Heading for Paradise
Justine and Chris Tyerman set off on a road trip to Central Otago... with no idea where they will end up each day.
‘Fancy a South Island motorhome road trip this winter... since we can’t travel overseas?’ I asked my husband while he was enjoying a beer by the fire one chilly evening in May.
Knowing his hyperactive tendencies, I quickly added biking, hiking and skiing to the mix.
On a calm day, the mountains are perfectly reflected in the mirror waters of the lagoon at Glenorchy. ©Camp Glenorchy Eco Retreat
There was a flicker of interest, especially when I flashed a photo of a luxurious late- model Maui Cascade motorhome in front of him, hinted at the possibility of trialling a couple of brand new Wisper Wayfarer ebikes and reminded him that now we were both ‘seniors’, skiing had just got a lot cheaper.
‘What about the weather?’ Chris asked. ‘We’ll freeze to death in a motorhome down south in the winter.’
‘Nope. The Cascade has a super-efficient heating system... but we’ll take hot water bottles... just in case.’
Fast forward to late August — we duly arrived at Queenstown Airport, collected our smart four-berth motorhome from the nearby Maui depot and set about finding storage for our all bulky ski gear, ebikes, suitcases and enough provisions to last a month. My husband has a fear of running out of food.
‘If only you could learn to travel lightly,’ came the predictable comment from Chris, to which I replied, predictably, ‘If only you could learn to buy just what we need.’
Our four-berth Maui Cascade motorhome at the head of Lake Wakatipu. Picture by Justine Tyerman
Investigating the motorhome, we discovered to our surprise and delight that the skis, boots and poles fitted perfectly in the spacious under-floor compartment, the clothes in the wardrobe and drawers, the empty cases in the over-cab storage, the food in the fridge and kitchen cupboards, one ebike on the rear rack, (sans battery because of weight restrictions), and one inside, wrapped in an old duvet with gloves on the peddles and handlebars.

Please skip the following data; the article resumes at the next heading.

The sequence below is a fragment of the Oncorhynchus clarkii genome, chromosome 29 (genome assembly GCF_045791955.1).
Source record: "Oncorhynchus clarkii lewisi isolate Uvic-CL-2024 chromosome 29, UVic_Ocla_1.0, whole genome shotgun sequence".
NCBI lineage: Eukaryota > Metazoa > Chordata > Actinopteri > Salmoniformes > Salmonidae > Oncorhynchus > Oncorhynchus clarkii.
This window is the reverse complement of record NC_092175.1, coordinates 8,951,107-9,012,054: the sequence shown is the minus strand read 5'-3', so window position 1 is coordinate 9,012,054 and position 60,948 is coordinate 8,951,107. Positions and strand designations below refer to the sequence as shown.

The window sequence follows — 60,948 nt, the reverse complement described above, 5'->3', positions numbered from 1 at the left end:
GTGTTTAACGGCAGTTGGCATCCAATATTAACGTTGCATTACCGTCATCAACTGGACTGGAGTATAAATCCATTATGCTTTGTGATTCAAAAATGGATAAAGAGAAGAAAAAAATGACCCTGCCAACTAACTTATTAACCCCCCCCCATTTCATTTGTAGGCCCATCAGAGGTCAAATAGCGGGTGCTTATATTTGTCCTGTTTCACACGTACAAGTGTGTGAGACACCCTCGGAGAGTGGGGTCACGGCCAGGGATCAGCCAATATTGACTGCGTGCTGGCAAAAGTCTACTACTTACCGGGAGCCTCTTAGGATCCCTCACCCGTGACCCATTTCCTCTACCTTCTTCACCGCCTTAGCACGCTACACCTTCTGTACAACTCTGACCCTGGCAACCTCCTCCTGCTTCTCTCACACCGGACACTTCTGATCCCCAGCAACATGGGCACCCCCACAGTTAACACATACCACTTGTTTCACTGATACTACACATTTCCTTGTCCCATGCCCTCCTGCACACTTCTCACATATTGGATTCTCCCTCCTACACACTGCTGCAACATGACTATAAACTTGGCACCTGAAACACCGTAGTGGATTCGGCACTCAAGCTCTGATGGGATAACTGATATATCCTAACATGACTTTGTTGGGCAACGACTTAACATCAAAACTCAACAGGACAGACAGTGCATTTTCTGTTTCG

Mission accomplished, we were away laughing... literally. We had no idea where would end up that day. We had been advised to plug into a mains-powered site on our first night in order to fully charge the batteries but thereafter, being fully self-contained, we could freedom camp for up to three days using battery and gas power.
After stopping briefly to cushion the cutlery, crockery and pots and pans with tea towels to stop the clattering, the big rig trundled along smoothly and quietly. Chris found the driving effortless with great vision from such an elevated position.
The heady sense of freedom took a while to sink in. We had to reprogramme ourselves to the fact we had no fixed itinerary, no bookings or check-in/check-out times and no commitments. The sole focus of every day was to meander along at a leisurely pace driving no more than a few hours, and find stunning spots to stop for lunch, dinner, hiking, ebiking and overnighting.
Justine on her Wisper Wayfarer ebike. Picture by Chris Tyerman
At the Frankton intersection, we had the choice of left to Glenorchy or right to Arrowtown. Chris pointed left, I nodded, and we set off for the idyllic little settlement at the head of Lake Wakatipu, just 50 minutes from Queenstown on one the world’s most scenic lakeside drives. In the pre-Covid era, finding parking space to pull over at the popular observation point at Bennett’s Bluff to photograph the breath-taking view of the lake and mountains would have been well-nigh impossible but we had the road to ourselves that day. We’ve driven that route dozens of times but we’re always spellbound by the vast expanse of the teal-blue lake enclosed on all sides by jagged peaks and gleaming glaciers.
We reached Glenorchy by mid-afternoon, leapt on our Wisper Wayfarers and explored the Heritage Trail, an excellent track and boardwalk that begins at the famous Glenorchy boatshed on the shores of Lake Wakatipu and weaves its way through wetlands and lagoons inhabited by native birds, across paddocks and the local golf course. On a calm day, the mountains are perfectly reflected in the mirror waters of the lagoon. The views of Mt Earnslaw/Pikirakatahi and the surrounding ranges are spectacular.
No wonder they call this place Paradise... but ironically, it’s not named for the heavenly scenery. To be continued...